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H:LOTS – S05E12 – “Betrayal”

November 24, 2010

Clark Johnson directs this Bayliss and Pembleton well paced episode, which finds the dynamic duo called to yet another crime scene involving a young girl. Bayliss leads the investigation, causing some concern amongst Gee and Howard, who question Bayliss’ judgment. “Work this case,” Pembleton says to Bayliss, while trying to avoid mention of Adena Watson. Adena Watson’s still unsolved murder looms large for Bayliss and each time a child is murdered and he’s involved in the investigation there is a rush to wrangle the case away from him. Howard is more cautious in her approach with Bayliss, where as both Gee and Pembleton attempt to challenge Bayliss’ assumptions about the case head on.

Howard and Munch canvas the neighborhood and find inconsistencies with the narrative provided by the victim’s mother and the neighbors. Bayliss corners the victim’s mother in the box in a chilling scene where Bayliss melts down while screaming accusations at the mother. Pembleton, on the other hand is not convinced of the version of events as understood by Bayliss, who has taken to going off on every single witness or suspect he questions. Bayliss is personalizing the crime in a way that goes beyond his torment over the Watson case.

As the episode unfolds, the mother begins to tell her story of needing to keep her family together. Pembleton plays good cop and allows the mother to speak about the life she attempted to create with her boyfriend and how sometimes she believed her daughter – the murder victim – was doing whatever she could to ruin her mother’s new found love. Except the stories don’t add up. Bayliss is getting nowhere with the boyfriend, who insists he had nothing to do with the child’s death. Pitting partner against partner, Bayliss and Pembleton begin to unravel the conflicting statements of the mother and the boyfriend. Despite the increasing tension between Bayliss and Pembleton, they are able to draw the truth out of the boyfriend who is finally felled by his own belt.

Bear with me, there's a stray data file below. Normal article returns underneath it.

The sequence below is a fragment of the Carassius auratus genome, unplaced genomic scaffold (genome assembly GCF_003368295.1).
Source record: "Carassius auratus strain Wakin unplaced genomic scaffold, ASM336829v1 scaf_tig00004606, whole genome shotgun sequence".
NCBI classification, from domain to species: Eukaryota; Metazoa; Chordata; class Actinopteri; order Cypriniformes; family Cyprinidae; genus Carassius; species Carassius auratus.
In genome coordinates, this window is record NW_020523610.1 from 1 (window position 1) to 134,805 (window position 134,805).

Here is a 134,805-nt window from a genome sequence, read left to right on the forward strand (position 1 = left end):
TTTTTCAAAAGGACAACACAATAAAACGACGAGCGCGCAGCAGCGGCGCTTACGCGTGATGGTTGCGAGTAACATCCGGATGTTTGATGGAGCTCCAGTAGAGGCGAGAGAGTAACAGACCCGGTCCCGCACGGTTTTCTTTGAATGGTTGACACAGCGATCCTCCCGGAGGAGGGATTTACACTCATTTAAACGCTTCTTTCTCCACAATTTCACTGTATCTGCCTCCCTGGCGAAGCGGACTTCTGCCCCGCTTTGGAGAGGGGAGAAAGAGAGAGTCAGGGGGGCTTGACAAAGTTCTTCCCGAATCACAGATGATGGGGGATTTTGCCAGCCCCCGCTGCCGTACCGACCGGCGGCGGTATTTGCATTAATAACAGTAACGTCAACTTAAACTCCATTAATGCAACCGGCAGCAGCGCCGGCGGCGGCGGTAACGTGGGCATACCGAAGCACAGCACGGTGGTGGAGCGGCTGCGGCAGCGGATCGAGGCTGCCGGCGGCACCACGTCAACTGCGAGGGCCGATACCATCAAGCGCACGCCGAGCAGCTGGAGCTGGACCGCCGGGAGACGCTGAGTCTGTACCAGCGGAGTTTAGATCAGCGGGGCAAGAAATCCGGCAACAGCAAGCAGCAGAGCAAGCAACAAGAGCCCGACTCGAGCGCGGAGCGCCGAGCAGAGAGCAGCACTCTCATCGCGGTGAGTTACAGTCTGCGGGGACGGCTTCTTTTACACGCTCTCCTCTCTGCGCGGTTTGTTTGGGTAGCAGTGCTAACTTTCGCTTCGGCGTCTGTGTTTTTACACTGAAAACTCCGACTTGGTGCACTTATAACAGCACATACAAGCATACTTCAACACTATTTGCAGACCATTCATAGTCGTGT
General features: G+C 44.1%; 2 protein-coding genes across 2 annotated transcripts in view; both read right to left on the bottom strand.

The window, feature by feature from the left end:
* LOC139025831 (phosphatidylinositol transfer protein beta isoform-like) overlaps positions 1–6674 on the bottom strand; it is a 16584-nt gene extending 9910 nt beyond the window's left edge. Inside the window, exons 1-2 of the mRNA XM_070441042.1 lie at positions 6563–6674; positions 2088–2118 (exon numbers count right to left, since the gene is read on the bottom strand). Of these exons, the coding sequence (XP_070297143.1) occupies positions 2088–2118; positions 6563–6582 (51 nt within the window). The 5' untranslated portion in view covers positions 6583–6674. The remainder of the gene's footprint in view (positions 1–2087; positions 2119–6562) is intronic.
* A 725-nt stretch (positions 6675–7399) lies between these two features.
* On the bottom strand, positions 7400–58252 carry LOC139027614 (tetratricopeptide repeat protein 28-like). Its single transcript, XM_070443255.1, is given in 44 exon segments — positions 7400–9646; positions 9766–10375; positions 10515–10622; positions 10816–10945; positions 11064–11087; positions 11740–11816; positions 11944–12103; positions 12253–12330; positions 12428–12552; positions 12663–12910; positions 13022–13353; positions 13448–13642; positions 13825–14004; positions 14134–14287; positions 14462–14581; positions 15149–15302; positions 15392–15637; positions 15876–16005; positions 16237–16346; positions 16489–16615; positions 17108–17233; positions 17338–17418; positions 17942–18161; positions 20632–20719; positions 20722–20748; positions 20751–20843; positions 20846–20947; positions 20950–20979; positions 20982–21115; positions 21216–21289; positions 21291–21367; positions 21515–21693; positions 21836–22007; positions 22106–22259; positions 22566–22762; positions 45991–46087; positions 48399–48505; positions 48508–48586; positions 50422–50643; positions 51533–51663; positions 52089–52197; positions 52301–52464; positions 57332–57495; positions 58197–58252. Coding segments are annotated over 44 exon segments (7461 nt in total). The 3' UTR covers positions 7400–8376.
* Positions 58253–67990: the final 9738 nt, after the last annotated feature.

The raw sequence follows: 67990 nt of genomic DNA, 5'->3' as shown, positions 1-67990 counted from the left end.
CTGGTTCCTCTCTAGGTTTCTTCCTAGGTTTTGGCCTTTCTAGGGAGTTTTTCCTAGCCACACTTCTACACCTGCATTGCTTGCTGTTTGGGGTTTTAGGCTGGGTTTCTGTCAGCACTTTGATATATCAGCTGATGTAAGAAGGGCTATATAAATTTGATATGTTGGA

But it’s not all dour. Kellerman is finally cleared of corruption charges that have dogged him for the last few episodes. Unfortunately, being cleared has not made Kellerman feel any more relieved to have the situation over. Instead, it raises more doubts.

The final scene of the episode is perhaps the most tragic. Bayliss sits outside, drinking beer when he’s happened upon by Pembleton. Drunken confessions never have great outcomes and Bayliss’ drunken confession is no exception. Bayliss breaks down and reveals that he was the victim of years of childhood sexual abuse at the hands of his uncle. The most heartbreaking revelation was not merely the abuse, but the way in which Bayliss’ family – particularly his father – responded when Bayliss was finally able to speak up. Bayliss’ father accused him of lying and the subject was never given any further discussion. After disclosing his past victimization, Bayliss abruptly informs Pembleton that he longer wishes to be partners with him, leaving Pembleton to watch Bayliss walk away in stunned silence.

Bayliss’ shame and loneliness are unflinching and devastating. Nothing about the way the scene unfolds feels forced or cloying. In addition, everything about the way in which Bayliss’ character has developed over the course of five seasons has led to this moment and it is utterly crushing. The passion that has always informed Bayliss’ police work has long felt tied to events of Bayliss’ past he refused to talk about. The scene is brilliant executed by actors Kyle Secor and Andre Braugher and Johnson’s careful direction stays out of the way. The treatment of childhood sexual abuse from a male survivor’s viewpoint is given serious consideration; I cannot stress this enough. It is not used as merely a plot point to prop up a meandering character arc, but brings Bayliss full circle, but with devastating results for the intimate partnership between himself and Pembleton.

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